Travel back with me to last week. Phillip and I cruising up Florida’s Forgotten Coast, really soaking in all the little sleepy marina towns along the Big Bend, for the first time in years feeling once again live true live-aboard cruisers. Ahhh …
On our way north from Key West, we stopped again in one of our favorites Florida ports—because of its few fantastic restaurants, quiet coastal walking trails, great kitesurfing cove and rightfully-titled “friendliest marina in Florida”—Port St. Joe. We love that place. And, it was really fun to learn, turns out, they quite like us too.
We had just docked at Port St. Joe Marina after having spent the day motoring up “the ditch” from Apalachicola along Apalachicola River and Lake Wimico.
And, I should say up-and-coming Captain Annie docked us right and proper in Port St. Joe, because I did. I nailed it! And we had just finished washing the boat down—the chore we always tackle the minute we get docked up after a passage—when Lisa, who runs the marina office, walked out to our boat, knocked on the hull and asked: “Is this the famous author?”
I stammered a little, blushed, a little slow on the uptake. “I don’t know about famous … ” I started in making my way up the companionway stairs but was wondering: “How did she know?” Or at least how did she remember so quickly put two and two together having not yet seen my face.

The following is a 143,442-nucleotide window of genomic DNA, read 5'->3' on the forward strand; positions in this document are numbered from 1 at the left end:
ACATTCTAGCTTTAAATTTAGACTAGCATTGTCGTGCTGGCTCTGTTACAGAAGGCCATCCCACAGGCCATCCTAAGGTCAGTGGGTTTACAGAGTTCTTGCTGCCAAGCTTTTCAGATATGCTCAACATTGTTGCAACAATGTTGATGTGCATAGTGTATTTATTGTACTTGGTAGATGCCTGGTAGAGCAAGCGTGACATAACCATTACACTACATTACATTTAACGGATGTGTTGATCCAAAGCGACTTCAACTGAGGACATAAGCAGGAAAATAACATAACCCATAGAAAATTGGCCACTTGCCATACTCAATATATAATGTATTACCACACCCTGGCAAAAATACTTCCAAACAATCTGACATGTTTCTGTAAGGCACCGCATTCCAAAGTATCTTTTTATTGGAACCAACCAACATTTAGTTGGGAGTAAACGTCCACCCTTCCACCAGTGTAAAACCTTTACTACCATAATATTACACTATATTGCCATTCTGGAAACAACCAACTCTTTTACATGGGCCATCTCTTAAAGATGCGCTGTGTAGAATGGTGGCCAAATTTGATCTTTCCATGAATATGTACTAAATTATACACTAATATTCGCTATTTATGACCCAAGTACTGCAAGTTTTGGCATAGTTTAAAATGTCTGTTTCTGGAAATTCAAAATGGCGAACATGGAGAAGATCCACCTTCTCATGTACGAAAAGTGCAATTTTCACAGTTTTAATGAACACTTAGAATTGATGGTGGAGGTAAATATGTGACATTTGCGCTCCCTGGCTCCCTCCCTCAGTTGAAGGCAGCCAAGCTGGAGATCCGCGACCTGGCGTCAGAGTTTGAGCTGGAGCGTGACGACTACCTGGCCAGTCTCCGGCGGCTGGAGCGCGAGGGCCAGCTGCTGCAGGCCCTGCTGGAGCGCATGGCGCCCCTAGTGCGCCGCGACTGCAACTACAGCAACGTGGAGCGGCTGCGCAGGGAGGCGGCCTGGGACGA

“Plaintiff’s Rest,” Lisa blurted out, and Phillip and I shared a kind of “Yeah, so … “ look not knowing where Lisa was going with all of this. “The name of your boat. I’ll never forget it as I’ve never met another Plaintiff’s Rest, so I knew, when you hailed us out in the bay, it had to be you. You’re Annie, right?”
I nodded and then recalled that fateful day years ago when Lisa and I first met. You see, when Phillip and I were in Port St. Joe last on our boat (it was during our way down to the Keys in 2014), Lisa had found me pouring over all the treasures in the marina book swap and we struck up a conversation.